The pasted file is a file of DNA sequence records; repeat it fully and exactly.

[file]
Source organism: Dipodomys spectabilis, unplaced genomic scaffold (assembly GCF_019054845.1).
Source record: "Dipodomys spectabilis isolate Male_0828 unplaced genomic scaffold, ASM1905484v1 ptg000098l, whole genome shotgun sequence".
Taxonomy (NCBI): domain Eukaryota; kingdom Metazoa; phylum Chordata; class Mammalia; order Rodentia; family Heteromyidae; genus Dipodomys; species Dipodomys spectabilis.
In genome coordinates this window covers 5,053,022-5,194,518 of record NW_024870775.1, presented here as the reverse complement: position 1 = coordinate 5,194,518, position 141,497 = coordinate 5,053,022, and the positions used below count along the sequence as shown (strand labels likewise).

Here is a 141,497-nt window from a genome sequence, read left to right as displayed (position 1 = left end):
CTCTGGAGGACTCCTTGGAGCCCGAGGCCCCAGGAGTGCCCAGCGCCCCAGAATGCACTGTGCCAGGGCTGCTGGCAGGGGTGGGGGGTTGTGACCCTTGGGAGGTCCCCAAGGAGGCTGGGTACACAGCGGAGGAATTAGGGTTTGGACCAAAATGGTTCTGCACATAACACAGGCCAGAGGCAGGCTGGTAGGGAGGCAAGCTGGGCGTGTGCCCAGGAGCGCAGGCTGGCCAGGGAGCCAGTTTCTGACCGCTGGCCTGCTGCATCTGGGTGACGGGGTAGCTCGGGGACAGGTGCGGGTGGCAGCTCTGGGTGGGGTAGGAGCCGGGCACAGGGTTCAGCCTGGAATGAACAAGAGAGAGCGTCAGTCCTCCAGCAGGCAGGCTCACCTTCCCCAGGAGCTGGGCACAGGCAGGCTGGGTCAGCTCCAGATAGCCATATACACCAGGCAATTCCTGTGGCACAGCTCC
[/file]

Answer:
Source organism: Dipodomys spectabilis, unplaced genomic scaffold (assembly GCF_019054845.1).
Source record: "Dipodomys spectabilis isolate Male_0828 unplaced genomic scaffold, ASM1905484v1 ptg000098l, whole genome shotgun sequence".
Taxonomy (NCBI): domain Eukaryota; kingdom Metazoa; phylum Chordata; class Mammalia; order Rodentia; family Heteromyidae; genus Dipodomys; species Dipodomys spectabilis.
In genome coordinates this window covers 5,053,022-5,194,518 of record NW_024870775.1, presented here as the reverse complement: position 1 = coordinate 5,194,518, position 141,497 = coordinate 5,053,022, and the positions used below count along the sequence as shown (strand labels likewise).

Here is a 141,497-nt window from a genome sequence, read left to right as displayed (position 1 = left end):
CTCTGGAGGACTCCTTGGAGCCCGAGGCCCCAGGAGTGCCCAGCGCCCCAGAATGCACTGTGCCAGGGCTGCTGGCAGGGGTGGGGGGTTGTGACCCTTGGGAGGTCCCCAAGGAGGCTGGGTACACAGCGGAGGAATTAGGGTTTGGACCAAAATGGTTCTGCACATAACACAGGCCAGAGGCAGGCTGGTAGGGAGGCAAGCTGGGCGTGTGCCCAGGAGCGCAGGCTGGCCAGGGAGCCAGTTTCTGACCGCTGGCCTGCTGCATCTGGGTGACGGGGTAGCTCGGGGACAGGTGCGGGTGGCAGCTCTGGGTGGGGTAGGAGCCGGGCACAGGGTTCAGCCTGGAATGAACAAGAGAGAGCGTCAGTCCTCCAGCAGGCAGGCTCACCTTCCCCAGGAGCTGGGCACAGGCAGGCTGGGTCAGCTCCAGATAGCCATATACACCAGGCAATTCCTGTGGCACAGCTCC